Uses of Nuclear Radiation

Academic Applications - click here

Industrial Applications - click here

Medical Applications - click here

Other Applications - click here

Short half life

Tracers in industry - detecting leaks in pipes 

Tracers in botony experiments - e.g. phosphorus 32 is a beta emitter - taken up by the plant - can be detected outside the plant as beta penetrates thin plant structures easily - half life of 14 days makes it ideal for this.

Short half life

Medical tracer - used with gamma camera  

Tracers in industry - detecting routes of underground rivers and streams 

Short half life

Medical tracer - PET Scanning 

Long half life

Dating of rocks using Uranium-238/lead ratios 

Smoke detectors 

Gas lamp mantles 

Nuclear batteries  

Long half life

Thickness control of very thin metal sheets, paper or cardboard in manufacturing and industry 

C-14 dating 

Emergency sign lighting 

Long half life

High activity - radiotherapy  

High activity - sterilisation of medical surgical instruments 

High activity - irradiation of food to kill bacteria and prolong shelf life 

Thickness control of metal sheets (when too thick for beta) in manufacturing and industry 

Checking welds 

Other Applications

Nuclear Batteries

The Apollo Moon missions used a radioisotope thermal generator (RTG). The NASA designation for the devices that powered the Apollo Lunar Surface Experiments Package (ALSEP) for missions 12, 14, 15, 16, and 17 was SNAP-27 (Systems for Nuclear Auxiliary Power model number 27). The energy source for this device was a rod of plutonium-238 weighing approximately 2.5 kilograms and providing a thermal power of approximately 1250W. Plutonium-238 is a non-fissile isotope of plutonium that decays by alpha particle emission with essentially zero associated gamma emissions.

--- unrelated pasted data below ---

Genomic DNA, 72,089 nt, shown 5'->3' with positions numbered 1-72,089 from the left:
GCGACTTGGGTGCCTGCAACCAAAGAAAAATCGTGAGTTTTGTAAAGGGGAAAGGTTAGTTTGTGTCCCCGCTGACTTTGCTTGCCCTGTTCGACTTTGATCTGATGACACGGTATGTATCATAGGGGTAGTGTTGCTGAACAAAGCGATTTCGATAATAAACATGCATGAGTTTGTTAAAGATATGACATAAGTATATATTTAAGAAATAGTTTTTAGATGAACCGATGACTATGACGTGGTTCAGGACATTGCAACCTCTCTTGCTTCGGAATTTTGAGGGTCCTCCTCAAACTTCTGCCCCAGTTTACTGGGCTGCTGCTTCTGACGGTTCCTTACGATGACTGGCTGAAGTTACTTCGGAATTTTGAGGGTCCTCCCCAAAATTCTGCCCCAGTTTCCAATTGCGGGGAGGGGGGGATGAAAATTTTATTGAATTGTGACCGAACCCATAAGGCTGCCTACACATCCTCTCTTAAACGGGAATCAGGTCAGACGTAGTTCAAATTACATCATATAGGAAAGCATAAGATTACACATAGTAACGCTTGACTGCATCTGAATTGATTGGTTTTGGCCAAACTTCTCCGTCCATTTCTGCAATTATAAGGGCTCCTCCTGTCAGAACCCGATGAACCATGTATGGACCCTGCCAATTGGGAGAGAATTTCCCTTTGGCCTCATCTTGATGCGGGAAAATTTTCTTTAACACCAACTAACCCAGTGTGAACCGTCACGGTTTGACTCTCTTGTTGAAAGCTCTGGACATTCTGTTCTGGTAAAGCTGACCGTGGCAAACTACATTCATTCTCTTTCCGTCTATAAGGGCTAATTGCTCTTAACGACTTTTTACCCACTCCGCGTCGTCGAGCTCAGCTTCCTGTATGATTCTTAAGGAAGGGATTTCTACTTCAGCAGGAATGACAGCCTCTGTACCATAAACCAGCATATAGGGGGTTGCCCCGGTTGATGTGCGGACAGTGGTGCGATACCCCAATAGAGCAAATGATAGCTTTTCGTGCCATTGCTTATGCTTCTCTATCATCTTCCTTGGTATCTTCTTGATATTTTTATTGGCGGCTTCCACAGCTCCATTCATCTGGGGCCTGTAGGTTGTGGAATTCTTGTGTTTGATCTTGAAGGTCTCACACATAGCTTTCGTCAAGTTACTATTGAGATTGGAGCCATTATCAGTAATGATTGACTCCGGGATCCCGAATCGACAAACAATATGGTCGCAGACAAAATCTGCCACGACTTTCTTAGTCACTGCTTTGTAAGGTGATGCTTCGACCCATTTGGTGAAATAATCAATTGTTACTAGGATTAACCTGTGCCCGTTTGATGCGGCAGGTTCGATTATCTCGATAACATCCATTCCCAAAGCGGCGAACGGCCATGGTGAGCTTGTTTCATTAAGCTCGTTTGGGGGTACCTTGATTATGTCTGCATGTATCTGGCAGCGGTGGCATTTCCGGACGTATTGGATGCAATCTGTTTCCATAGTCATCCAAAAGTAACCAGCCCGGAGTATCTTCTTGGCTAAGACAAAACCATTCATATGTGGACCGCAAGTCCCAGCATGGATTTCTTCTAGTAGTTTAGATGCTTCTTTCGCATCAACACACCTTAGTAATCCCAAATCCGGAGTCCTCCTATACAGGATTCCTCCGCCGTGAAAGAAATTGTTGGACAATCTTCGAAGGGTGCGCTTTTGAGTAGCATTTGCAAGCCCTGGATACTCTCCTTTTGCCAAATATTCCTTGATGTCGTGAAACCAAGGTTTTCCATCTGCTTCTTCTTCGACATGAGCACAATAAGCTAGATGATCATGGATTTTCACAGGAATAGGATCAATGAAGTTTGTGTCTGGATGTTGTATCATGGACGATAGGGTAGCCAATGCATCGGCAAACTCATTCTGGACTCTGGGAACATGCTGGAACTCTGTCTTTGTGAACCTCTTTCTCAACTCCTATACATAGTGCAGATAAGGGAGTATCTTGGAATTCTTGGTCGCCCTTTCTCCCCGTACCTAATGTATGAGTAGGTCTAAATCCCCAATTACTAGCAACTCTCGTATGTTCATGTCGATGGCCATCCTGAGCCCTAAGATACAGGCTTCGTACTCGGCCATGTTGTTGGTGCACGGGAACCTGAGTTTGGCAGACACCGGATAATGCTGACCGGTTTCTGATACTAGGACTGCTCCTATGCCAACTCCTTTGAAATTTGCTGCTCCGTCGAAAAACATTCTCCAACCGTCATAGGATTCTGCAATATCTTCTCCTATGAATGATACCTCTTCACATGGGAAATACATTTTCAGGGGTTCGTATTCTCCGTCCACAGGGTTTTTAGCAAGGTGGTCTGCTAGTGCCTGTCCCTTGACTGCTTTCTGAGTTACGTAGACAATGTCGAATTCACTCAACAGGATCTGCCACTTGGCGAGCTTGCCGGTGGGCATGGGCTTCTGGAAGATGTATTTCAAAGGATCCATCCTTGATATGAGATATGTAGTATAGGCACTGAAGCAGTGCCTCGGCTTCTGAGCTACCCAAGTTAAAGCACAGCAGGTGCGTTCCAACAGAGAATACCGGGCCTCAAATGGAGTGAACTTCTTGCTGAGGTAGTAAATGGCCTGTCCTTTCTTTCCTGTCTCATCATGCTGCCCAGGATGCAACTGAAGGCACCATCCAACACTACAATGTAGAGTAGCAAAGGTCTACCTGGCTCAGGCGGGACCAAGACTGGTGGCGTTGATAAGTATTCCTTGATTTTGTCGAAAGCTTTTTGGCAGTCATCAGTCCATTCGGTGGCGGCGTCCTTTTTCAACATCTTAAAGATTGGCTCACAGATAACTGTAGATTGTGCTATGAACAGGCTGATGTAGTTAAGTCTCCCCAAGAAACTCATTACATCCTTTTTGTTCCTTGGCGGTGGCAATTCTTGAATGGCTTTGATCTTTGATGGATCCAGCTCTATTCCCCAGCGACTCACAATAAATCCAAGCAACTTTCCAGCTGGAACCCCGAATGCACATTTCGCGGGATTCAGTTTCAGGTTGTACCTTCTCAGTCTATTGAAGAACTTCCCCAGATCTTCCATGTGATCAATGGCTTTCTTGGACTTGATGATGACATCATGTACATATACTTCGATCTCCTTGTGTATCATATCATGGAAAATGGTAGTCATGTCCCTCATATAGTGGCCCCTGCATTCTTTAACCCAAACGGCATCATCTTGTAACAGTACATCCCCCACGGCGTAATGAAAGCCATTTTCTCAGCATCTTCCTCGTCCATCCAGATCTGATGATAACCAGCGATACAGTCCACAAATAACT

Smoke Detectors

Some smoke detectors contain a small amount of Americium-241, an alpha emitter (and low energy gamma emitter) with a half life of 460 years. It consists of an ionisation chamber linked to a simple electronic alarm circuit The Americium ionises the air between the plates, causing a current to flow. Smoke entering the detector blocks some of the alpha particles, lowering the current, and triggering the alarm.

Gas Lamp Mantles

Many camping lantern mantles used to contain thorium (alpha emitter with a long half-life see decay series). It apparently improved the flame. This practice has been stopped but old stock may still be around.

Emergency Exit Sign Lighting

During a fire, it's necessary to make sure that emergency exit signs remain illuminated, even if the power goes out. Some signs have a battery-powered light. Others have used tritium, a beta-emitting isotope of hydrogen, with a half-life of 12.3 years.

'Glow In The Dark' Watches 

All radium dial watches should be disposed of properly. Above is a demonstration of the radioactivity from a radium-containing 1950's Timex watch dial, using Geiger counter.

They also use tritium, see emergency exit signs above.

Vaseline Glass

Vaseline Glass is a particular color of yellow-green glass that is made by adding 2% Uranium Dioxide to the ingredients when the glass formula is made. The addition of the Uranium Dioxide makes the glass color yellow-green. It glows under ultraviolet rays

'Glow In The Dark' Clock Hands

Radium was painted on the hands of clocks, so they would glow in the dark. The radium was painted by women, who had the bad habit of licking the brush tips to form them, ingesting the radium. This resulted in illness. See the MIT research document: Radium Dial Painting and Its Tragic Consequences


LOJ (February 2001) - revised March 2021